import gc import torch from torch.utils.data import DataLoader, TensorDataset import numpy as np import time from transformers import AutoModel from optimum.onnxruntime import ORTModelForFeatureExtraction model = AutoModel.from_pretrained("BAAI/bge-base-en-v1.5") model.eval() ortmodel = ORTModelForFeatureExtraction.from_pretrained("BAAI/bge-base-en-v1.5", revision="refs/pr/6", file_name="onnx/model.onnx") def measure_runtime(inputs, model_fn, batch_sizes, is_pytorch=True): results = {} ds = TensorDataset(inputs["input_ids"], inputs["token_type_ids"], inputs["attention_mask"]) for batch_size in batch_sizes: data_loader = DataLoader(ds, batch_size=batch_size, shuffle=False) times = [] for batch in data_loader: start_time = time.time() batch_input_ids, batch_token_type_ids, batch_attention_mask = batch if is_pytorch: with torch.no_grad(): _ = model_fn(input_ids=batch_input_ids, token_type_ids=batch_token_type_ids, attention_mask=batch_attention_mask) else: _ = model_fn(input_ids=batch_input_ids, token_type_ids=batch_token_type_ids, attention_mask=batch_attention_mask) end_time = time.time() times.append(end_time - start_time) gc.collect() times = np.array(times) mean_time = np.mean(times) std_time = np.std(times) # 95% confidence interval with normality distribution assumption of time measurements confidence_interval = 1.96 * (std_time / np.sqrt(len(times))) results[batch_size] = {'mean_time': mean_time, 'std_time': std_time, 'confidence_interval': confidence_interval} return results

Now we use the PyTorch, ONNX model and MAX Engine model individually and plot their performance.

Python
import matplotlib.pyplot as plt small_batch_sizes = [2 ** i for i in range(6)] small_results = measure_runtime(inputs, model, small_batch_sizes) small_maxresults = measure_runtime(inputs, lambda **kwargs: maxmodel.execute(**kwargs), small_batch_sizes, is_pytorch=False) small_ortresults = measure_runtime(inputs, ortmodel, small_batch_sizes, is_pytorch=False) def plot_performance_comparison(batch_sizes, results_with_labels, title): plt.figure(figsize=(10, 6)) for label, res in results_with_labels: mean_times = [res[bs]['mean_time'] for bs in batch_sizes] conf_intervals = [res[bs]['confidence_interval'] for bs in batch_sizes] plt.errorbar(batch_sizes, mean_times, yerr=conf_intervals, fmt='-o', capsize=5, label=label) plt.xlabel('Batch Size') plt.ylabel('Mean Time (seconds)') plt.title(title) plt.legend() plt.grid(True) plt.show() plot_performance_comparison(small_batch_sizes, [("PyTorch", small_results), ("MAX Engine", small_maxresults), ("ONNX runtime", small_ortresults)], title="Batch Size (1 up to 32) vs Mean Processing Time with 95% Confidence Intervals")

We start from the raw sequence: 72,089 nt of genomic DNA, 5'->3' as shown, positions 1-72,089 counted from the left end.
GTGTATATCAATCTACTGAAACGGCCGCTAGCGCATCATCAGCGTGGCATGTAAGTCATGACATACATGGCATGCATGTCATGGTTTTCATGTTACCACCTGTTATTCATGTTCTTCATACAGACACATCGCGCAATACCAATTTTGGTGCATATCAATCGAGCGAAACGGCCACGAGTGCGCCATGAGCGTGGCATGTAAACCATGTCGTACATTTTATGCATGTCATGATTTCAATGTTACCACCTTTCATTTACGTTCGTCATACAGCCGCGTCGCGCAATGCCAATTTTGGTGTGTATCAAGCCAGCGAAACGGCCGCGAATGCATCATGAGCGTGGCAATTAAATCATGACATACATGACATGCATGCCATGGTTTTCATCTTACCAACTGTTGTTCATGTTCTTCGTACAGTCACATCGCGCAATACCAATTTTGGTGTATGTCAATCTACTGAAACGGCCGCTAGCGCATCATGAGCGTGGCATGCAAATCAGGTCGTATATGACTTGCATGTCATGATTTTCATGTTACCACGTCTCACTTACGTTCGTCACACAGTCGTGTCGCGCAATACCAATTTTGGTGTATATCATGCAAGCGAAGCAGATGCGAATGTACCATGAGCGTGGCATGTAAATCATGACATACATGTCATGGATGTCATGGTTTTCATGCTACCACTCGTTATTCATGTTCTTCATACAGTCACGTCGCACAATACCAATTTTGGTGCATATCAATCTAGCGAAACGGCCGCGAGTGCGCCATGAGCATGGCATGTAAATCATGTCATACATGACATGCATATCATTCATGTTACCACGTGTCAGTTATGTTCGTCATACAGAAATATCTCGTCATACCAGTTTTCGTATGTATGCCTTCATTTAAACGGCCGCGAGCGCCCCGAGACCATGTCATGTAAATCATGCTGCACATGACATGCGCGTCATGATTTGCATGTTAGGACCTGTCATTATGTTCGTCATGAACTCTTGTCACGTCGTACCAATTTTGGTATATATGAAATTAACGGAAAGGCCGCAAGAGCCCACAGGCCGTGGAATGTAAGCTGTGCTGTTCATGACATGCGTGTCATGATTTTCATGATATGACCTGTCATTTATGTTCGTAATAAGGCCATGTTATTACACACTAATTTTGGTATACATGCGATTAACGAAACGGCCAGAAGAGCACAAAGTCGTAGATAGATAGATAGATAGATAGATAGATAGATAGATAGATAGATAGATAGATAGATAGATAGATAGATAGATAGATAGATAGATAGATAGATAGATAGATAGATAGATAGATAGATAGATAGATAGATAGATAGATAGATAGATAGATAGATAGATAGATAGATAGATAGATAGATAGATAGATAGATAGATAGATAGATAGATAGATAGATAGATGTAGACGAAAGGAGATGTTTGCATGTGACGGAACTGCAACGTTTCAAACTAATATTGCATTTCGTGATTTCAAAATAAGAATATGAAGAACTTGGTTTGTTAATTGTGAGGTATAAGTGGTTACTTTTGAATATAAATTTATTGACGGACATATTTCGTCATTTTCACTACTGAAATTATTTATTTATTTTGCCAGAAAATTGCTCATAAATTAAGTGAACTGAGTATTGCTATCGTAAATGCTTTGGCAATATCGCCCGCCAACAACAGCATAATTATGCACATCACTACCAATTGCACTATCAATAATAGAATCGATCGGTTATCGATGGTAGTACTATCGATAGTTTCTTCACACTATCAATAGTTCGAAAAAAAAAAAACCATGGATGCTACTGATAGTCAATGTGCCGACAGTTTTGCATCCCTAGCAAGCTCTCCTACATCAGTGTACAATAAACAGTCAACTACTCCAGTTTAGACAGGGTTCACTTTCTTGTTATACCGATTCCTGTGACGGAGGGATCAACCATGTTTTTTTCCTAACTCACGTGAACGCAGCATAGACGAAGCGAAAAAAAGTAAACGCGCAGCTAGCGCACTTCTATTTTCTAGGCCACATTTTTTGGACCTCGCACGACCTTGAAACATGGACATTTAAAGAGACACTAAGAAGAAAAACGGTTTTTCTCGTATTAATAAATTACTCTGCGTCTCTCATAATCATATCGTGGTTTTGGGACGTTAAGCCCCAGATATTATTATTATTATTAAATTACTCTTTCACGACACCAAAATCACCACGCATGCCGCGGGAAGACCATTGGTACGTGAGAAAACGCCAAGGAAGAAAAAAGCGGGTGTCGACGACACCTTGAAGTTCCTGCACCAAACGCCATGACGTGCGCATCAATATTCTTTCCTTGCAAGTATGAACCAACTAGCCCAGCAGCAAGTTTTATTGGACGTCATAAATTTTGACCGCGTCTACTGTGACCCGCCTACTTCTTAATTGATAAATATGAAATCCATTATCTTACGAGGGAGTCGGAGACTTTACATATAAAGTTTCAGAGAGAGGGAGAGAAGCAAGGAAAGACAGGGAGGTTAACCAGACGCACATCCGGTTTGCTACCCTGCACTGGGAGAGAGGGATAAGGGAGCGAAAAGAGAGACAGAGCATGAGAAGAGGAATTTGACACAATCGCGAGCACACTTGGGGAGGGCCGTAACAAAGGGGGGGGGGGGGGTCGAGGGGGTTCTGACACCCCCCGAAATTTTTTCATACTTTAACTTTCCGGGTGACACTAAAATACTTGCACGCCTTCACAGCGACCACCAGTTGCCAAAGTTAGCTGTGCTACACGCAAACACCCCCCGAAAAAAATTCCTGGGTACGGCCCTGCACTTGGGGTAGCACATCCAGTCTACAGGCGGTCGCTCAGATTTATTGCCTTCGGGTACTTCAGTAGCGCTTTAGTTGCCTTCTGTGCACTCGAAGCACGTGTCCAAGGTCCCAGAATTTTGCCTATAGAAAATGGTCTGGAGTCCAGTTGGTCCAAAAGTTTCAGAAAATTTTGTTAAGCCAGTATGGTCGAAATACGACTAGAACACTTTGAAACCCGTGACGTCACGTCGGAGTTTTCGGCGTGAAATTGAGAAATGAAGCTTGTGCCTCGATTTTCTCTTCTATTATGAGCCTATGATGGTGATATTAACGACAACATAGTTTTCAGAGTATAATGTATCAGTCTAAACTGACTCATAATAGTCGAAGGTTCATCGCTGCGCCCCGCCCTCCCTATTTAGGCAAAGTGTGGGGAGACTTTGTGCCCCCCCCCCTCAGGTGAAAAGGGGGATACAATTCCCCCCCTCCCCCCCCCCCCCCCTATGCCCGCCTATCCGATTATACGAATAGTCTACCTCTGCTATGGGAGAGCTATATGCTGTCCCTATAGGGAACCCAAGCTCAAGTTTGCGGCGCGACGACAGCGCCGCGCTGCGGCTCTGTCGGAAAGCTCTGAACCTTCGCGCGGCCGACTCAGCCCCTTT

This analysis revealed that for smaller batch sizes (1 up to 32), MAX Engine can be up to 1.6 times faster than PyTorch and is up to 2.8 times faster than ONNX runtime for batch inference.

And for larger batch sizes (64 up to 4096), MAX Engine can be up to 2 and 1.8 times faster than PyTorch and ONNX runtime, respectively. This is showcasing MAX Engine efficiency in handling high-volume data processing tasks.

Python
large_batch_sizes = [2 ** i for i in range(6, 13)] large_results = measure_runtime(inputs, model, large_batch_sizes) large_maxresults = measure_runtime(inputs, lambda **kwargs: maxmodel.execute(**kwargs), large_batch_sizes, is_pytorch=False) plot_performance_comparison(large_batch_sizes, [("PyTorch", large_results), ("MAX Engine", large_maxresults), ("ONNX runtime", large_ortresults)], title="Batch Size (64 up to 4096) vs Mean Processing Time with 95% Confidence Intervals")

which shows

Conclusion

We have illustrated the application of MAX Engine with a pre-trained model for counterfactual binary classification, demonstrating the process of storing embeddings in a vector database suited for inference. Furthermore, our comparison between MAX Engine and PyTorch across various batch sizes has revealed that MAX Engine can achieve up to 1.6 and 2.8 times the speed up against PyTorch and ONNX runtime for varying small batch sizes when running on a CPU, and is 2 and 1.8 times faster against PyTorch and ONNX runtime on large batch sizes, respectively. This efficiency gain highlights MAX Engine's potential to significantly enhance processing speed and resource utilization in large-scale NLP tasks.

Additional resources:

Report feedback, including issues on our Mojo and MAX GitHub tracker.

Until next time!🔥

PRODUCT

Ehsan M. Kermani
,
AI DevRel